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Chapter 5: Seeking Moral Truth: Moral Judgment and Problem Solving


Everyone naturally knows some moral principles, but not always what should be done in a given situation. To know that, moral principles must be brought to bear on the alternatives available for choice, and that requires practical reasoning guided by prudence.

Prudence presupposes experience and all the moral virtues, and is developed by seeking moral truth. Conscience, rather than being a substitute for such knowledge, is formed by this quest. Moral truth should be sought as the guide for one’s every choice. To find the full moral truth necessary for living a Christian life, the light of the gospel is essential, and others’ advice often is needed. Moral reflection should be thoroughgoing, taking every important factor into account.

Moral norms are important in several ways, and they are acquired from various sources. While experience of certain sorts is presupposed by the knowledge of moral truth, there are various erroneous theories of experience as the source of sound moral norms. One knows moral truths naturally and from revelation, and the Church’s teaching articulates and confirms them.

Depending on the circumstances, there are several ways of solving problems about moral norms and their application. Doubts of fact sometimes need not be resolved, but ordinarily a reasonable effort should be made to do so.

Often one should look for options better than those immediately apparent. This requires asking oneself appropriate questions and trying to be inventive.

When facing a choice, a person should deliberate rationally despite emotional obstacles. But emotions are not to be ignored; in some situations they should be carefully examined, and their harmony with reason, or lack thereof, established. Since partiality can cause injustice, the Golden Rule should be used to exclude partiality. It may take several sorts of moral analysis to uncover partiality, however.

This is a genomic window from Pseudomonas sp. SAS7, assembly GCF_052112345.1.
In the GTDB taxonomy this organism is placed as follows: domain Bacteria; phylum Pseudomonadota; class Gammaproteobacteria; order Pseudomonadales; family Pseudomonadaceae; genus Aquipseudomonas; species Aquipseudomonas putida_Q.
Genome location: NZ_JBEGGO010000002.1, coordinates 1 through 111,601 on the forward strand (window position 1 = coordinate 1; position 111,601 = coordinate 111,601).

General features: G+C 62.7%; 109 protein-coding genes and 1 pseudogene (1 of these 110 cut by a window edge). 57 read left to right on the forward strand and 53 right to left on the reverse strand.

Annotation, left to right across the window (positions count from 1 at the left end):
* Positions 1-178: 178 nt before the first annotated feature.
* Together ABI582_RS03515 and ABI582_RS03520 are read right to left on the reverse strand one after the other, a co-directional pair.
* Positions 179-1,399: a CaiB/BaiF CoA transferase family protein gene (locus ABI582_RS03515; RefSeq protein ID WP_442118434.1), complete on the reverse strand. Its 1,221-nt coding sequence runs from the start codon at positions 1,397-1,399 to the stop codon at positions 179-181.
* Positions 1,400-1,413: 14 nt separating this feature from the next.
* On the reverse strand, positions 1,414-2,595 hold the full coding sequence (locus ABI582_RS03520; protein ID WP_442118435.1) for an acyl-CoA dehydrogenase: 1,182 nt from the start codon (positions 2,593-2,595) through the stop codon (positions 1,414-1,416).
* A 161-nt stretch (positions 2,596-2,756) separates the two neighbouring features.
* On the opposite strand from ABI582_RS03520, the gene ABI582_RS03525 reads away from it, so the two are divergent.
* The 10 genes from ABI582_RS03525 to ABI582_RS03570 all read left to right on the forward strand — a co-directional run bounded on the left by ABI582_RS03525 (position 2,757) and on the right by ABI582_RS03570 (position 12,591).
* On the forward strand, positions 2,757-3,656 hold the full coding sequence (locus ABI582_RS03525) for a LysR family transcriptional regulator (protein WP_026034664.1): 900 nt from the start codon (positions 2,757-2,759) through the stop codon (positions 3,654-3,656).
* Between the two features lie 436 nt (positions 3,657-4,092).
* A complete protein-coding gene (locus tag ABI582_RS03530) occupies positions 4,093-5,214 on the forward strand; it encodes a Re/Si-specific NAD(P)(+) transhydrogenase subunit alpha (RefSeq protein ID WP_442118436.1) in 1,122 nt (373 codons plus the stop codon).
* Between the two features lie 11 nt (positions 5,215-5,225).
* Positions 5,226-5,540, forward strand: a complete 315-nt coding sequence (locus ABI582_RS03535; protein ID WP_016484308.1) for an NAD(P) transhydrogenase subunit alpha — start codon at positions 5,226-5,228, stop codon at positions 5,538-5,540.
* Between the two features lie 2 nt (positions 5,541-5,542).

Depending on circumstances, there are various ways of dealing with residual doubts about norms, doubts about facts, and perplexity. Even the perplexed should do their best to act according to moral truth.

When a choice is necessary between morally acceptable options, discernment is needed. It involves attention to feelings and the comparison of different sets of emotional motives. It should be practiced in many cases, not just before making major commitments.

Most conflicts of duties should be forestalled or resolved. Impartiality and discernment are the keys to solving them.

In deliberating with others, one is fully responsible for one’s own proper contribution, limited though this may be. Compromise is sometimes permitted, but one may not intend what one judges wrong. One also should help other participants to judge and act rightly.

Moral advisers should be both teachers and nondirective counselors, providing instruction as needed and promoting self-awareness and insight. They should never try to discern on others’ behalf. Giving moral advice and exercising social authority are distinct functions, though sometimes the same person must do both. Moral advisers should never counsel the lesser evil, and those counseling people with a legalistic mentality have special responsibilities.

It should be noted that this chapter provides no support for proportionalism. Although several senses of proportionate reason are clarified here, all presuppose traditional morality.